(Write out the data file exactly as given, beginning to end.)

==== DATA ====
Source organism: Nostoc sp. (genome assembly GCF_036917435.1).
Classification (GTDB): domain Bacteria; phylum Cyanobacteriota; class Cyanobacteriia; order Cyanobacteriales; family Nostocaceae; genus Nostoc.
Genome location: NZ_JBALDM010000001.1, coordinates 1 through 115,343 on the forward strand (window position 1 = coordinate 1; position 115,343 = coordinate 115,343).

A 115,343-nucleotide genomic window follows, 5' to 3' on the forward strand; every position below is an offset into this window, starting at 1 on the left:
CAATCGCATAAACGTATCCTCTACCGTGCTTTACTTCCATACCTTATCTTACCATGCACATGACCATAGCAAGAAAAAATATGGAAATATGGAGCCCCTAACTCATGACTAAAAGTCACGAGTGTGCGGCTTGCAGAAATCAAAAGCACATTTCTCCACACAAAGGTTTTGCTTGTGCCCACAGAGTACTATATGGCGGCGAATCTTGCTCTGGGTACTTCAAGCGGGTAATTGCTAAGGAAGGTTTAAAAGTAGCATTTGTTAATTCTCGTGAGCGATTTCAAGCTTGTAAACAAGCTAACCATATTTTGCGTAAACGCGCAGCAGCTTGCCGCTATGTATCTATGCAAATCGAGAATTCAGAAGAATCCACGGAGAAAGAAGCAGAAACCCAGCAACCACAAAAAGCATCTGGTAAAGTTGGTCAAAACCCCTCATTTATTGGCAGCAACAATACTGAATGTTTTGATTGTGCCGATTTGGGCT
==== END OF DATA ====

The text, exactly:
Source organism: Nostoc sp. (genome assembly GCF_036917435.1).
Classification (GTDB): domain Bacteria; phylum Cyanobacteriota; class Cyanobacteriia; order Cyanobacteriales; family Nostocaceae; genus Nostoc.
Genome location: NZ_JBALDM010000001.1, coordinates 1 through 115,343 on the forward strand (window position 1 = coordinate 1; position 115,343 = coordinate 115,343).

A 115,343-nucleotide genomic window follows, 5' to 3' on the forward strand; every position below is an offset into this window, starting at 1 on the left:
CAATCGCATAAACGTATCCTCTACCGTGCTTTACTTCCATACCTTATCTTACCATGCACATGACCATAGCAAGAAAAAATATGGAAATATGGAGCCCCTAACTCATGACTAAAAGTCACGAGTGTGCGGCTTGCAGAAATCAAAAGCACATTTCTCCACACAAAGGTTTTGCTTGTGCCCACAGAGTACTATATGGCGGCGAATCTTGCTCTGGGTACTTCAAGCGGGTAATTGCTAAGGAAGGTTTAAAAGTAGCATTTGTTAATTCTCGTGAGCGATTTCAAGCTTGTAAACAAGCTAACCATATTTTGCGTAAACGCGCAGCAGCTTGCCGCTATGTATCTATGCAAATCGAGAATTCAGAAGAATCCACGGAGAAAGAAGCAGAAACCCAGCAACCACAAAAAGCATCTGGTAAAGTTGGTCAAAACCCCTCATTTATTGGCAGCAACAATACTGAATGTTTTGATTGTGCCGATTTGGGCT